I’m angry at them. I’m angry at us. I’m angry that I starved my brain and that I sat shivering in my bed at night instead of dancing or reading poetry or eating ice cream or kissing a boy or maybe a girl with gentle lips and strong hands.
I’m learning how to be angry and sad and lonely and joyful and excited and afraid and happy. I am learning how to taste everything…I am spinning the silk threads of my story, weaving the fabric of my world. The tiny elf dancer became a wooden doll whose strings were jerked by people not paying attention. I spun out of control. Eating was hard. Breathing was hard. Living was hardest.
I wanted to swallow the bitter seeds of forgetfulness…Somehow, I dragged myself out of the dark and asked for help.
I spin and weave and knit my words and visions until a life starts to take shape.
There is no magic cure, no making it all go away forever. There are only small steps upward; an easier day, an unexpected laugh, a mirror that doesn’t matter anymore.
I am thawing.
Laurie Halse Anderson, Wintergirls
Our lives begin to end the day we become silent about things that matter.
Martin Luther King Jr (via atomiclanterns)
That includes the small things too, not just the large. The great thing is we can always choose to break that silence, when we find our voice, and the words which we need to say.
Ask yourself what you are worried about if same-sex marriage is legalized. Whatever your answer is, ask yourself if you really believe what you just came up with. Homosexuality is not going to spread. It is not communicable. Society is not going to turn into a Lady Gaga video. Most gay couples I know are just as boring as you and I. They sit on the couch and watch television. They work at the post office, the hospital, the grocery store, and at real estate agencies, just like heterosexuals do. They eat out at restaurants and shop at Target. Many have pot bellies and don’t have much fashion sense, just like me. They own pets, and go to church. They volunteer, sing Christmas carols, and buy Girl Scout cookies. What are you afraid of? What is going to change by allowing these people to commit to one another and enjoy the benefits that you and I enjoy: tax breaks, insurance breaks, bereavement leave, medical leave to care for a sick partner, domestic violence protection, visitation of partner in the hospital, burial determination, medical decisions on behalf of partner. Really sexy stuff. You and I take these things for granted. Nobody wants to go through life not knowing how they will deal with some of these difficult moments in life. Imagine if you were denied any of the above rights when the time came for you and your spouse to exercise that right? I’ll tell you what it would feel like. It would feel like you were a second-class citizen.Why A Heterosexual, Married, North Carolinian Father Of Three Cares About LGBT Equality (via rainbowsandwitheringwinters)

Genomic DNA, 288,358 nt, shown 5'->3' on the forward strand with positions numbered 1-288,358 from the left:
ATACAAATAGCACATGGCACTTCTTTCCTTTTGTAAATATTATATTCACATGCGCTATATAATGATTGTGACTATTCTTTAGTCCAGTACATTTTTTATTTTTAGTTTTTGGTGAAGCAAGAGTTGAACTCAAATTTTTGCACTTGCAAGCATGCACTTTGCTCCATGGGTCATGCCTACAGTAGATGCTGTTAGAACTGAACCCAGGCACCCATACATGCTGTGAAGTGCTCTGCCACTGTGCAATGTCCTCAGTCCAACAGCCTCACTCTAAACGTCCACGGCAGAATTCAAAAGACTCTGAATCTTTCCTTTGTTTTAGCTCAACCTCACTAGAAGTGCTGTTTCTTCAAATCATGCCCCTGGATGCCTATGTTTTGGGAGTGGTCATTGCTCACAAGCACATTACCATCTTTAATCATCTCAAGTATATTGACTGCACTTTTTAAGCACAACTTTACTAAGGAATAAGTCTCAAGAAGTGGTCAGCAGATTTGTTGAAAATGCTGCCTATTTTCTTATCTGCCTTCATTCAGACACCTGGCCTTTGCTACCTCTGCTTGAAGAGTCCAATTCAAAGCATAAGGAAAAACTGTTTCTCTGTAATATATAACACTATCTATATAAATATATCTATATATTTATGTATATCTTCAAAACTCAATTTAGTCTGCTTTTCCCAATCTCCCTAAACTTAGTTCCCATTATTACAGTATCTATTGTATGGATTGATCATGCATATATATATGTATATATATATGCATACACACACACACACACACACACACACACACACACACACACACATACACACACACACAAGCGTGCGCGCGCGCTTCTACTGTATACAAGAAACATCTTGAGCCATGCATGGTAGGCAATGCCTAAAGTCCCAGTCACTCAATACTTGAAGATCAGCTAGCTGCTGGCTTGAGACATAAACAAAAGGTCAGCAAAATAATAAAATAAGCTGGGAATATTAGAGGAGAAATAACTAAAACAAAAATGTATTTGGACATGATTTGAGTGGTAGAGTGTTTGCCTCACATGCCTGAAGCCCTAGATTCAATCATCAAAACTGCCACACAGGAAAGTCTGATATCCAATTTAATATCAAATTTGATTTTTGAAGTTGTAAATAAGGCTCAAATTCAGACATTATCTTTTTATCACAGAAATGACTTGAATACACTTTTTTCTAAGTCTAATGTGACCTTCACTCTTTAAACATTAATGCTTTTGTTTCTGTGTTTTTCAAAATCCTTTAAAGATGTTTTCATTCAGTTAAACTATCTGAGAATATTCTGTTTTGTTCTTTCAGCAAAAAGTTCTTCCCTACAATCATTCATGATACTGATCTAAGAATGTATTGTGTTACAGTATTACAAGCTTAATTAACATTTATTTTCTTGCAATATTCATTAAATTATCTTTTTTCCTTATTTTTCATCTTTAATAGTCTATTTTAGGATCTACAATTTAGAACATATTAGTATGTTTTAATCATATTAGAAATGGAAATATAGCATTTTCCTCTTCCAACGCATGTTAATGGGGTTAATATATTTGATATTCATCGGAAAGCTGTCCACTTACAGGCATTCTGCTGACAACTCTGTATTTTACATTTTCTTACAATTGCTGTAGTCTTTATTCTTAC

I learned to pick up each piece, one at a time, from my pile of potential matches and try to fit it from any angle into the socket, then discard it and move on. Each failure is meaningless. It’s not me, it’s the pieces, and I have to, absolutely must, try each and every piece every possible way until I find one that fits. They aren’t failures, they’re steps, small bits of progress.Craig Clevenger, Dermaphoria (via eatcheesecakenow)